SUN Hockey Pool

Seven heaven at 'Dome

ERIC FRANCIS, SUN MEDIA

, Last Updated: 9:02 AM ET

They roared during warm-up when he was introduced as the Flames' starting left winger.

They cheered during the national anthem when he was shown on the Jumbotron.

Midway through the third period there was a very real fear the 'Dome's roof would've been blown off had he converted on a breakaway that had half the patrons scrambling to their feet.

So much for public sentiment being mixed on Todd Bertuzzi.

As expected, the stage is officially set for the former Public Enemy No. 1 to be a cult hero in Calgary.

Granted, it's how he handles his time on that stage will determine how long he remains popular.

But that's also part of the excitement feeding the "re-tooled" Flames.

Last night, in a meaningless game against a faceless Florida franchise, the anticipation for those who decided to use their tickets revolved entirely around seeing how Big Bert would fit in with Jarome Iginla on the top line.

Wearing an associate captain's 'A' and playing the left side on a line with Iginla and 19-year-old Mikael Backlund, No. 7 was undeniably the centre of attention.

And, well, let's just say chemistry takes time. Iginla and Bert will spend the next month building it as it clearly wasn't an instant fit. Granted, little more can be expected when playing with a 19-year-old who looked lost.

Fact is, together the trio failed to click which, in the grand scheme of things, means absolutely nothing.

Sure, early on he made a nice feed to Iginla, who one-timed a blast toward the net.

He also made a routine hit on Jay Bouwmeester that drew an unusually loud response from the masses.

Other than that, the slimmed-down Bertuzzi played, well, like it was the first exhibition game of the year.

It's not so much a criticism as it is a reminder Bertuzzi is back in the Canadian fishbowl he chose to swim in.

The duo will have plenty of time to develop the chemistry Flames fans have been dreaming of ever since he was signed as a free agent.

If not, he'll fit somewhere on a decidedly deeper squad.

"You never know if it will or won't -- you have to give it an opportunity," said Bertuzzi about the potential fit alongside the Flames captain, linking one of the game's former top power forwards to the current NHL leader.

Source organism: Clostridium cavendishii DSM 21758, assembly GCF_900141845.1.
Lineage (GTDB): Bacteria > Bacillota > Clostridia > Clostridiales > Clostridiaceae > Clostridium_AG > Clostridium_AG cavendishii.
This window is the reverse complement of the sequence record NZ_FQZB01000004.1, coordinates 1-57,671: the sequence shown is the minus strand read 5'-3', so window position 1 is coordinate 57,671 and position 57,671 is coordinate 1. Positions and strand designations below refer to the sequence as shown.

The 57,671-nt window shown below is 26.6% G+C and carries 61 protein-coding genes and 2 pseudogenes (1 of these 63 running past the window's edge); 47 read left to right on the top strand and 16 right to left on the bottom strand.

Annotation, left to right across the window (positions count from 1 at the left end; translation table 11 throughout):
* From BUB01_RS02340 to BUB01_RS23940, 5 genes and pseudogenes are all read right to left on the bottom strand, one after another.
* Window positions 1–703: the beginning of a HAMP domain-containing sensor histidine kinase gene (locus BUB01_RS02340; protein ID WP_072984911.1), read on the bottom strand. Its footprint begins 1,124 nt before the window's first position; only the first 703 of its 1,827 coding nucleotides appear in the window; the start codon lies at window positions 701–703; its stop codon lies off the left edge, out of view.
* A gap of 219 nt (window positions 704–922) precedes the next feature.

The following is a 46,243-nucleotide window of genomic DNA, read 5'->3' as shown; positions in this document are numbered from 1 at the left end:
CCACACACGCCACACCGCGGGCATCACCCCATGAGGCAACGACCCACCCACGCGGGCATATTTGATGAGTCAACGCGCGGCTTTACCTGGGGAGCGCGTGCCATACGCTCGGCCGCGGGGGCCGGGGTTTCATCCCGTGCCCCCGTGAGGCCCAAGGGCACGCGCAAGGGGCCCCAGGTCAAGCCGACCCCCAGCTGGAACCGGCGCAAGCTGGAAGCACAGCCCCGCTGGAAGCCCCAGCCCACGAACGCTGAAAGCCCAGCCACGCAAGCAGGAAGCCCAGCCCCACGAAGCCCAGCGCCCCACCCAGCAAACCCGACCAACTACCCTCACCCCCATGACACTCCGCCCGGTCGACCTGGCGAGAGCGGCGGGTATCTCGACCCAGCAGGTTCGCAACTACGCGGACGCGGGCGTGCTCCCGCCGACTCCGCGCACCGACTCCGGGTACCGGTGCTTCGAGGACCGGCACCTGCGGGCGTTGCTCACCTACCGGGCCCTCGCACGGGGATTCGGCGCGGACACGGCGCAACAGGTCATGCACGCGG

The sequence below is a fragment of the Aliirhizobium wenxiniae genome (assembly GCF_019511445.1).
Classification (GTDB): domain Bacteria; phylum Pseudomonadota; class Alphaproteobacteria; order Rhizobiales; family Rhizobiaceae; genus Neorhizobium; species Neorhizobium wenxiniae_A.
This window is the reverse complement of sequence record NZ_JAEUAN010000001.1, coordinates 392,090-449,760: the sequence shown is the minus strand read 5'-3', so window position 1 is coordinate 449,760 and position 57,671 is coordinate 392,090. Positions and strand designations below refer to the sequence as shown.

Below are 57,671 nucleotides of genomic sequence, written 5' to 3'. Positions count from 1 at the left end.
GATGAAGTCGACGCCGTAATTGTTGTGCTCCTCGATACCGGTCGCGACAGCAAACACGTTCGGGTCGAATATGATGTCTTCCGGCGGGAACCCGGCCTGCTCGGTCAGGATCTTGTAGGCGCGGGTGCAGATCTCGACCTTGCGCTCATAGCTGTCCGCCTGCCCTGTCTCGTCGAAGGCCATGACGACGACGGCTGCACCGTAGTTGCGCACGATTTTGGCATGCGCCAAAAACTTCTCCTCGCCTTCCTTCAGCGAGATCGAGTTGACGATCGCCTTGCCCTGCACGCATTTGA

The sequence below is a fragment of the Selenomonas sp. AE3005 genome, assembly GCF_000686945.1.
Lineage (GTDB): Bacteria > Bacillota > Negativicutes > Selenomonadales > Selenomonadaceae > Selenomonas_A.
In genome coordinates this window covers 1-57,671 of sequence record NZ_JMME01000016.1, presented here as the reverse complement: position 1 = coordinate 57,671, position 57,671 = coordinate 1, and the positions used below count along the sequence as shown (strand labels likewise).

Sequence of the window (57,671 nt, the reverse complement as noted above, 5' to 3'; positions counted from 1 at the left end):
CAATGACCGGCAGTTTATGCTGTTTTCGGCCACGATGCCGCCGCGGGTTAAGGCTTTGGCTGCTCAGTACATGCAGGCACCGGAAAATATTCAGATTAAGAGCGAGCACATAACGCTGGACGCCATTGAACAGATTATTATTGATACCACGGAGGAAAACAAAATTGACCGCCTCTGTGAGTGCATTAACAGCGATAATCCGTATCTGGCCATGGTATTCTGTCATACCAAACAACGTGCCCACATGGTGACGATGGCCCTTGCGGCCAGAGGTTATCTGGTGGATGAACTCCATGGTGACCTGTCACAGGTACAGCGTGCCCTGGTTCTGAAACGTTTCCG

"I think it has the makings to be pretty good. But at the same time, you've got to be cautious and open to anything -- it's about the team, not Jarome or I.

"He's more of a shooter and Iggy does basically everything out there. It makes my life easier and I hope to make his easier, too."

Asked if he was comfortable on the left side, the longtime right winger offered interesting insight.

"I prefer to play on the left. Two years ago, I had an issue with my eye and had some problems on the right side picking up the puck," said Bertuzzi.

"I had trouble for a while there finding it and couldn't hit the man across or whatever. I had fluid in there and it wouldn't go away, so I had a procedure done that got rid of some of it. At the same time, I think it's better on the left side -- I can see more of the ice and make plays a lot easier and it's easier to pick up the puck."

While several crafty pass attempts went for not, he seemed to have an eye for the biscuit late in a 1-1 game when he found himself on a breakaway he finished with a backhand deke he lofted over the net.

"He loves to pass the puck," said Iginla, revealing a penchant few locals were likely aware of. "He's got a great presence in front of the net and he's a great playmaker. He's not one-dimensional and I think, as a line, I think we can bring a little bit of it all. But it will take time -- we've only had three practices together and practice is so different."

It certainly is.

So is life with Big Bert around.


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